So in a city where half the adult black males are unemployed, where the unions have been busted, and crime and poverty have overwhelmed one neighborhood after the next, the daily newspaper no longer maintains a poverty beat or a labor beat. The city courthouse went uncovered for almost a year at one point. The last time a reporter was assigned to monitor a burgeoning prison system, I was a kid working the night desk.
Soon enough, when technology arrived to test the loyalty of longtime readers and the interest of new ones, the newspaper would be offering to cover not more of the world and its issues, but less of both — and to do so with younger, cheaper employees, many of them newspaper-chain transplants with no organic sense of the city’s history.
In place of comprehensive, complex and idiosyncratic coverage, readers of even the most serious newspapers were offered celebrity and scandal, humor and light provocation — the very currency of the Internet itself.
Charge for that kind of product? Who would dare?
Woah now, one might think. How dare he take a broad swipe at the net like that? Sure, maybe there’s some filth and fluff, but there’s a lot of good stuff too. And overall the quality of coverage probably hasn’t declined that much. For a local paper from a moderately-sized, postindustrial city it must be tough, but where they have lost, the rest of the country has gained through the expansion of well-funded, serious national (even international!) news organizations like CNN.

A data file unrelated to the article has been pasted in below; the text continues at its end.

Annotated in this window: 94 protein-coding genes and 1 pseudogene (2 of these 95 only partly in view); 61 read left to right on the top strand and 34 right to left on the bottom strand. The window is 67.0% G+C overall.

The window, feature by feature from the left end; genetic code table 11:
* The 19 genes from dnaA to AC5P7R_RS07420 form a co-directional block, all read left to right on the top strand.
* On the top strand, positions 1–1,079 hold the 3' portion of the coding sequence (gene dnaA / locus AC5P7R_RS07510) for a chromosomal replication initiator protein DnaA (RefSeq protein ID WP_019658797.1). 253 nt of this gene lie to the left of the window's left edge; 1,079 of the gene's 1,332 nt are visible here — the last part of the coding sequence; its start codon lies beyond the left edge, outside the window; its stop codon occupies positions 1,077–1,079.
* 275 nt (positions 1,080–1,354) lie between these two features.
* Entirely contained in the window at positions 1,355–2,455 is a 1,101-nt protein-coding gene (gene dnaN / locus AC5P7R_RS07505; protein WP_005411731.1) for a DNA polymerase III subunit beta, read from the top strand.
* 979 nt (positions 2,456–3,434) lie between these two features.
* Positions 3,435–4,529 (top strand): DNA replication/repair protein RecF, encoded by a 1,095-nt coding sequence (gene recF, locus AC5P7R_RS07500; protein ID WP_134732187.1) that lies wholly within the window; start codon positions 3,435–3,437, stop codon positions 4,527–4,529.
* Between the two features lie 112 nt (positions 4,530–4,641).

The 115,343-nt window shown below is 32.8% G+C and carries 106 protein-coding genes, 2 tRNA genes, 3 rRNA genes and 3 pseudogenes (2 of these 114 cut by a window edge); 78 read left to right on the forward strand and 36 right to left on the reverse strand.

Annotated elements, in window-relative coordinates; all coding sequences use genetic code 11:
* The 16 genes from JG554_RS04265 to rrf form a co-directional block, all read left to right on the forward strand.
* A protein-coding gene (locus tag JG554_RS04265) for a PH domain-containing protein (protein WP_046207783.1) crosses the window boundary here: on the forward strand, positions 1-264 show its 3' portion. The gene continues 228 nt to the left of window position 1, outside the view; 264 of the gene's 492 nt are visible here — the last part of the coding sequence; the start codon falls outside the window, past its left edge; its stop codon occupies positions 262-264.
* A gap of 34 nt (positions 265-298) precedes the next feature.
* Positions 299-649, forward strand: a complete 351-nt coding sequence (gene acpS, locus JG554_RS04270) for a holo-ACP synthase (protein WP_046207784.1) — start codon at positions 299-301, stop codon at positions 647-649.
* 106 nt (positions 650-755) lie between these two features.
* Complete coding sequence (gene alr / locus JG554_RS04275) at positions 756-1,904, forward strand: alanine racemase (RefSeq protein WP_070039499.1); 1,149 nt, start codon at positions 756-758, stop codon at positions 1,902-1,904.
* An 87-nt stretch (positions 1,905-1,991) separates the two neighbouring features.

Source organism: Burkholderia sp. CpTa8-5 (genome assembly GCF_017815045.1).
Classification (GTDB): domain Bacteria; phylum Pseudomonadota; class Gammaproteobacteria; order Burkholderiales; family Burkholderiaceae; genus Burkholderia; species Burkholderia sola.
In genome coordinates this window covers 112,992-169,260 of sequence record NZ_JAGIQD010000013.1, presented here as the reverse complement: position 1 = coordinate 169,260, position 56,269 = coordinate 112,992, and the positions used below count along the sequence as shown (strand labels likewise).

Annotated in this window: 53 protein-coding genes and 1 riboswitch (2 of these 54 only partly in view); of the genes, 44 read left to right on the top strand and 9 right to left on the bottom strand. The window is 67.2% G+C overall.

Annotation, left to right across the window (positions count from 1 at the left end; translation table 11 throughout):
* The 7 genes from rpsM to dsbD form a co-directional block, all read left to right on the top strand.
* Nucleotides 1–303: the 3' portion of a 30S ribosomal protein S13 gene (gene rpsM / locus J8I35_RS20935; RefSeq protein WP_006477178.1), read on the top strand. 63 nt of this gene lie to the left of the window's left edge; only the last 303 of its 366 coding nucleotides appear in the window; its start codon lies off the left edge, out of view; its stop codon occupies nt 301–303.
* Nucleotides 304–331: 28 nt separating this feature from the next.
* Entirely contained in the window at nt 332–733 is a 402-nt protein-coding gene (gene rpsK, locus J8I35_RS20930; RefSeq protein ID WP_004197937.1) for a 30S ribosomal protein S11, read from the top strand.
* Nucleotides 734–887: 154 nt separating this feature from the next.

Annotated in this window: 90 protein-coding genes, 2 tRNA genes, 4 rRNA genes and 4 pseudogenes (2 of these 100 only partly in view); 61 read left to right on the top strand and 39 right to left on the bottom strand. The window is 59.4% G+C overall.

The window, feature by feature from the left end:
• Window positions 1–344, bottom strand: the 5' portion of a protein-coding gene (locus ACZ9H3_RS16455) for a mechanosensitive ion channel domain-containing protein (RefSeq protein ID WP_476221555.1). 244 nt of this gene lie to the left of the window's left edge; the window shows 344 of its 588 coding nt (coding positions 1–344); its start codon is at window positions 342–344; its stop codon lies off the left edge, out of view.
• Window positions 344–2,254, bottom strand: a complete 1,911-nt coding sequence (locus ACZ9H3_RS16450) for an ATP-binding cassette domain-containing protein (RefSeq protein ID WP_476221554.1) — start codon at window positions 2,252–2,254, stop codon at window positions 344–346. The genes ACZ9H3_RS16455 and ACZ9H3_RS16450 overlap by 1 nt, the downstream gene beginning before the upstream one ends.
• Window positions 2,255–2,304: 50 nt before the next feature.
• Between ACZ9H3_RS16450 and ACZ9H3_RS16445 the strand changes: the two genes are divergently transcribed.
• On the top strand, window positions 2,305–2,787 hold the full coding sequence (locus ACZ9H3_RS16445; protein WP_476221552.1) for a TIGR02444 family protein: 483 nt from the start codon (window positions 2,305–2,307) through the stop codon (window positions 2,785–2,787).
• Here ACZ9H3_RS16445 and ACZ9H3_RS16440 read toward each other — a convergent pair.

In response to that I submit fwd #2: gawker.com’s Extensive History of Terrible CNN.com Headlines, which I received as part of a Time Warner related mail group that I don’t remember ever joining. Here is a small sample:
Eesh. But ok, everybody knows CNN, Fox News, MSNBC, etc. are television networks. This online thing is just something they do keep up appearances. Wolf Blitzer wants to go to Google parties, that’s all that is. TV coverage, their bread and butter, must be better than that.
So Fox emphasizes sex and CNN emphasizes gimmicky technology… “the very currency of the Internet itself”. And that’s just one of the reasons that we (all) ended up with this.